Caught in the Act
We are now well into the cold, dry months of winter and the bush is changing almost in front of our eyes. Brilliant yellows and oranges flood the landscape and fine dust makes its way even into the pores of your skin.
These sorts of conditions are expected during a southern African winter, however, the lack of summer rains has made the situation even more bleak and the struggle has been intensified.Besides a few boreholes running dry there is still sufficient water on the reserve, but water alone is not enough to support even the most hardy characters.
Food is the next most important resource needed for survival and the animals are having to venture farther and farther from precious water to find it. Heavyweights such as hippopotamus and buffalo are feeling the struggle as the weak cannot keep up. Their carcasses are pinpointed out by vultures and are becoming an ever more frequent sight.
The buffalo are now making a habit of exiting the reserve across the lazy stream that has become the Sabie river. In their minds the grass is greener on the other side. Unfortunately this is not the case and we have yet to find a buffalo whisperer to convey this message. This new foraging ground is riddled with snares and it is a very dangerous and expensive operation to herd the buffalo back. With four men on the ground and and the helicopter in the air it can take up to three hours to herd these brutes back across the river. Once we are out of sight the buffalo, like naughty children, make their way back into the booby trapped valleys beyond.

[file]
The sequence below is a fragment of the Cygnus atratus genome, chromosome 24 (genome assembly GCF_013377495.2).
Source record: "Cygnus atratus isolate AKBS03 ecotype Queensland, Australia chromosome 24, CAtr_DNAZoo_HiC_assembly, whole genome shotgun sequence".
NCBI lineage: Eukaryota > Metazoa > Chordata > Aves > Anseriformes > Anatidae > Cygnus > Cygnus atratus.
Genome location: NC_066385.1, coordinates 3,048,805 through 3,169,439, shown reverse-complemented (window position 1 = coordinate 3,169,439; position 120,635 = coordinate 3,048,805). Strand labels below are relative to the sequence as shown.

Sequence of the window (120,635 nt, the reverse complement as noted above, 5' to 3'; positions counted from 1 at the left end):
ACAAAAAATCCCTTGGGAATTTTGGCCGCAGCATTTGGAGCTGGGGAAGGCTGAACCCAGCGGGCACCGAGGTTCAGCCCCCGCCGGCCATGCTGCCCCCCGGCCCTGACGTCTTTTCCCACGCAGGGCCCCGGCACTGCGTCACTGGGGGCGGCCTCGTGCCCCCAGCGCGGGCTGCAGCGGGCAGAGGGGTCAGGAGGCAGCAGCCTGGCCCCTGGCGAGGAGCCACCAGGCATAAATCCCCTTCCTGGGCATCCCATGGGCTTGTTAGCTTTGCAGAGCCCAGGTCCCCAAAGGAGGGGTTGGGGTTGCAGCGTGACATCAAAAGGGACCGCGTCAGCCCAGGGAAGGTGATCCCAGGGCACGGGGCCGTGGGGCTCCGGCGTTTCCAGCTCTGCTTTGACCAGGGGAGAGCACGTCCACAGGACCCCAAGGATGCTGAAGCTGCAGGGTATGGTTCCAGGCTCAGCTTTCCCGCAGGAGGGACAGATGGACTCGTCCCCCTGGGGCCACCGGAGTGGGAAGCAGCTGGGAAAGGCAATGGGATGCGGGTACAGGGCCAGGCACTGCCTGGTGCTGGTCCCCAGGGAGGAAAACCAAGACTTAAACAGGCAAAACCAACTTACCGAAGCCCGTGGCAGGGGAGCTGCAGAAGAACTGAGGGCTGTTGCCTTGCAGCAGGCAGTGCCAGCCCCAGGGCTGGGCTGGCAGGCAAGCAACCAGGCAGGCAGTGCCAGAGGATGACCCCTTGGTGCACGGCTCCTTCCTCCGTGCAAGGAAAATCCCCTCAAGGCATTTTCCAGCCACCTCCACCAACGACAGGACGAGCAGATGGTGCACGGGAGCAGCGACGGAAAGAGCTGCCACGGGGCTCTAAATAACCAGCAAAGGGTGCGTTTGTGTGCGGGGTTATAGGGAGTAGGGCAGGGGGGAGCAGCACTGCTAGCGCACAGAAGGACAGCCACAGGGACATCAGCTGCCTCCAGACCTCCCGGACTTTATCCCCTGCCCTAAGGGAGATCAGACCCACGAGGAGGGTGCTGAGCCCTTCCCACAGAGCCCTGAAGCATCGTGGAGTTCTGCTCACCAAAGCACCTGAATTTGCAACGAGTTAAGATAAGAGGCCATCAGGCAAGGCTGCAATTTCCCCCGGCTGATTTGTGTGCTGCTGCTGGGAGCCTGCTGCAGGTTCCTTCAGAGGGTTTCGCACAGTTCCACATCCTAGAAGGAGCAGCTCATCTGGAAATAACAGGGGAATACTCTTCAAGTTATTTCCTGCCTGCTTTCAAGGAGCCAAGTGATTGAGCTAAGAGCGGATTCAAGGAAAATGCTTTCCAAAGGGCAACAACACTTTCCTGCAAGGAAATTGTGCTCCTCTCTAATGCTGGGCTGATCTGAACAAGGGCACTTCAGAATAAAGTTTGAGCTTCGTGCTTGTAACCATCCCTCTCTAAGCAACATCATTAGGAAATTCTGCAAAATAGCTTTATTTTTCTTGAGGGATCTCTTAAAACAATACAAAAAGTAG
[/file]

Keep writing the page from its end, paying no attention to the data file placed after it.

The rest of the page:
In three patrols we have collected 30 snares with new ones popping up on a weekly basis. With rains only expected in late September it seems as though this could be one of the toughest winters in recent history.
“It is only on the condition of humility and reverence before the world that our species will be able to remain in it.” – Wendell Berry